2) Keep details to a minimum for kids age 8 and under. Ask the child what they know or have heard and go from there. Naming the location, actors, and time frame can be helpful and highlighting that your child is safe is key for this age of child. Answer questions as best as you can and be honest and brief. Here is a great resource for talking to younger children about traumatic events.

3) Meet your child where they are: For all children, begin by asking if they have heard about the events and if so, what they know. Middle and high schoolers can understand more depth and nuance. Trust your instincts about what your child needs and what is appropriate for them. For older children, talking about which news sources you trust and why is an important part of this conversation. Avoid graphic images and videos for all children.

4) Conversations can be brief: You will know if your child is receptive and able to talk about it. Also, don’t force the conversation. If your child is not ready and/or doesn’t engage, don’t worry and try again at another time. Let them know you are always there if they want to talk more.

5) Be authentic to the needs of your family. For families with relatives in Israel, this conversation will be different. Being honest, brief, and direct is the best approach. Acknowledge how hard this is, name grief as an emotion and talk about how to support each other. This isn’t easy, but it is better than avoiding the subject. You know your child best, so let your instincts guide you. Here are some additional resources about how to have discussions about hard things with CHILDREN OF ALL AGES.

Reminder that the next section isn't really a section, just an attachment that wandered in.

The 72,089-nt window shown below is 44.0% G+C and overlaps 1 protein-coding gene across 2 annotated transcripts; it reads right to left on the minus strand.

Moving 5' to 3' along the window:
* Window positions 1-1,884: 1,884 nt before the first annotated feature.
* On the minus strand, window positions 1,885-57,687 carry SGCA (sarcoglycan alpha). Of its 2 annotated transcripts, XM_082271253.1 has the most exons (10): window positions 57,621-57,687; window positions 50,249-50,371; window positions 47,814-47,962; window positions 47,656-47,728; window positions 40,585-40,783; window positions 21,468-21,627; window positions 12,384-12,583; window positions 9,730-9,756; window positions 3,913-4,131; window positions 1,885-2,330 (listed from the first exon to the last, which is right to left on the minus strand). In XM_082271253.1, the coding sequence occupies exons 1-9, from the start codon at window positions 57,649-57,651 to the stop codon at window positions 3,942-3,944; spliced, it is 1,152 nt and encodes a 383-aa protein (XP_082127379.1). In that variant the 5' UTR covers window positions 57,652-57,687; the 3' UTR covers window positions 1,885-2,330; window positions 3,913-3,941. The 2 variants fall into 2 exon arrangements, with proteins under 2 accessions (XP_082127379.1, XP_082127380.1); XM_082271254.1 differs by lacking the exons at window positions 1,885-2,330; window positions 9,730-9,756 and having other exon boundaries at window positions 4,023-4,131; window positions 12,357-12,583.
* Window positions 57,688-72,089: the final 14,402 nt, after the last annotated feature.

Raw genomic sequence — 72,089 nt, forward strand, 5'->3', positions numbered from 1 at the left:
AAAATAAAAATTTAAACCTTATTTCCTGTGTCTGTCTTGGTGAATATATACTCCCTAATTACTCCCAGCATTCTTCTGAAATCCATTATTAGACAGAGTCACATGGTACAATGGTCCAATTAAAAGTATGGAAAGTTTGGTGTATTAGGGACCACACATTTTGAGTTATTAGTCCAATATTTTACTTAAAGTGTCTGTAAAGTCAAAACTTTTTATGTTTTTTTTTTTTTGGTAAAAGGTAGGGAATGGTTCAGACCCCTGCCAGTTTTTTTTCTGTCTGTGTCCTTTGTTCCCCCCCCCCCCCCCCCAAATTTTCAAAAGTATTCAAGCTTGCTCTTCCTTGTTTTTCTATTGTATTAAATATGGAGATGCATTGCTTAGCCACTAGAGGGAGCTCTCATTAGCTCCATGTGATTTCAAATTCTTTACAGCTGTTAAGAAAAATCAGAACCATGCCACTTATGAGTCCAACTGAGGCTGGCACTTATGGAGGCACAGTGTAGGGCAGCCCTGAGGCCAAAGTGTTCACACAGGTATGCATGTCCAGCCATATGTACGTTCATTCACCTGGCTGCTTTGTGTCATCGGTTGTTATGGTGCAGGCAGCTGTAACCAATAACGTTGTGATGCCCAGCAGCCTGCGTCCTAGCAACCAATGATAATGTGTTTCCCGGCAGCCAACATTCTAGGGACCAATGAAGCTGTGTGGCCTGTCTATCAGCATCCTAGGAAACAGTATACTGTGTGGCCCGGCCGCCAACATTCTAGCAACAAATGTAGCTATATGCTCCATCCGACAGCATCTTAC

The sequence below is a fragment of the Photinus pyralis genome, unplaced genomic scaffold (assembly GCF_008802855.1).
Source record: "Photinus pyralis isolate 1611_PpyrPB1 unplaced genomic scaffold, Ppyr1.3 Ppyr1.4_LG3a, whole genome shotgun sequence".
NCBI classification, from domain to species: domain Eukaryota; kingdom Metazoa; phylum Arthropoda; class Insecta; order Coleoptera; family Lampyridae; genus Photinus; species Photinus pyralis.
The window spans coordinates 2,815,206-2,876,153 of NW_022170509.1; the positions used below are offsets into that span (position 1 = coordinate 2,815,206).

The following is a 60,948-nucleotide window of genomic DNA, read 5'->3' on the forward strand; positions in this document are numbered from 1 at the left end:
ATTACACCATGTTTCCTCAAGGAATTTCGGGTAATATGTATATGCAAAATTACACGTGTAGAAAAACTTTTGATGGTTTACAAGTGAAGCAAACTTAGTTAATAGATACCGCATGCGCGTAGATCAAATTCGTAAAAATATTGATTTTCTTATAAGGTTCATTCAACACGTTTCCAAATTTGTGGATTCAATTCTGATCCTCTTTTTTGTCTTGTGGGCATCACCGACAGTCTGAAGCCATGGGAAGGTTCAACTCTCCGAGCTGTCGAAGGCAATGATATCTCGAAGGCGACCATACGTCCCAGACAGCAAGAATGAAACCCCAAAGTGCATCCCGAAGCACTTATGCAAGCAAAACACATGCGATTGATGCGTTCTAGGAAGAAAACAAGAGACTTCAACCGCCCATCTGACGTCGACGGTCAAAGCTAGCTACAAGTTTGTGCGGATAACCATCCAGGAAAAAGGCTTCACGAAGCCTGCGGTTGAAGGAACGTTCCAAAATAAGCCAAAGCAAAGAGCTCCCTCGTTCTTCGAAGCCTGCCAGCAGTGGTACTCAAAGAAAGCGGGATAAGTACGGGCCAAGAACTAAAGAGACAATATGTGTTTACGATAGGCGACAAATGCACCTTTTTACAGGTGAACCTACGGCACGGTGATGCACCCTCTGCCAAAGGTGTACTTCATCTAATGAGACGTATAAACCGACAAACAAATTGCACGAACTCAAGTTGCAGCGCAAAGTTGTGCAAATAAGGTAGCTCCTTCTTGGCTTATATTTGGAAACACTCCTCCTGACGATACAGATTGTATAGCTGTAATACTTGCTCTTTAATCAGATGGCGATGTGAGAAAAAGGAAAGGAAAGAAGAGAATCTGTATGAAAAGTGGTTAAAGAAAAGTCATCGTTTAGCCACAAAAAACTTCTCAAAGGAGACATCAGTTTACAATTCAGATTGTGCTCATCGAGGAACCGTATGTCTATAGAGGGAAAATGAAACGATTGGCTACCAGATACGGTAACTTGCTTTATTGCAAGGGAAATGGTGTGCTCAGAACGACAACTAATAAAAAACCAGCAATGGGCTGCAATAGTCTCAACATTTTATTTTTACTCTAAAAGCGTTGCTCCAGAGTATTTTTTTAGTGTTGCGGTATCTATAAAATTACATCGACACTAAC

6) Emphasize that your children are safe and there are many helpers all over the world. Highlight helpers in your own community and those helping in Israel.

7) Connect with community. There are events happening across the metro to offer support and prayers for Israel. There are many online events as well. Connecting with others and taking action that is manageable and authentic to you and your family allows hope to grow and connections to be made. You can find information about events here.

8) Seek out the support of a professional if you or your family need it. The grief, pain, sadness, anger, and many other emotions that people are feeling now are normal and can become hard to manage.

Trained mental health professionals and parent coaches can help support you during this time. Call JFCS and we will connect you to the support you need: 952-546-0616

While these conversations can feel overwhelming to begin, realize that you don’t need to be the expert. Bringing up the topic will increase feelings of safety and build trust between you and your children, regardless of their age.

Don’t hesitate to reach out to me, the Parent Coach, if you would like more support as you navigate these conversations or other aspects of parenting kids aged two through adult. Fill out this short form and I will be in touch with you.

If you or someone you know is struggling, please call JFCS at 952-546-0616.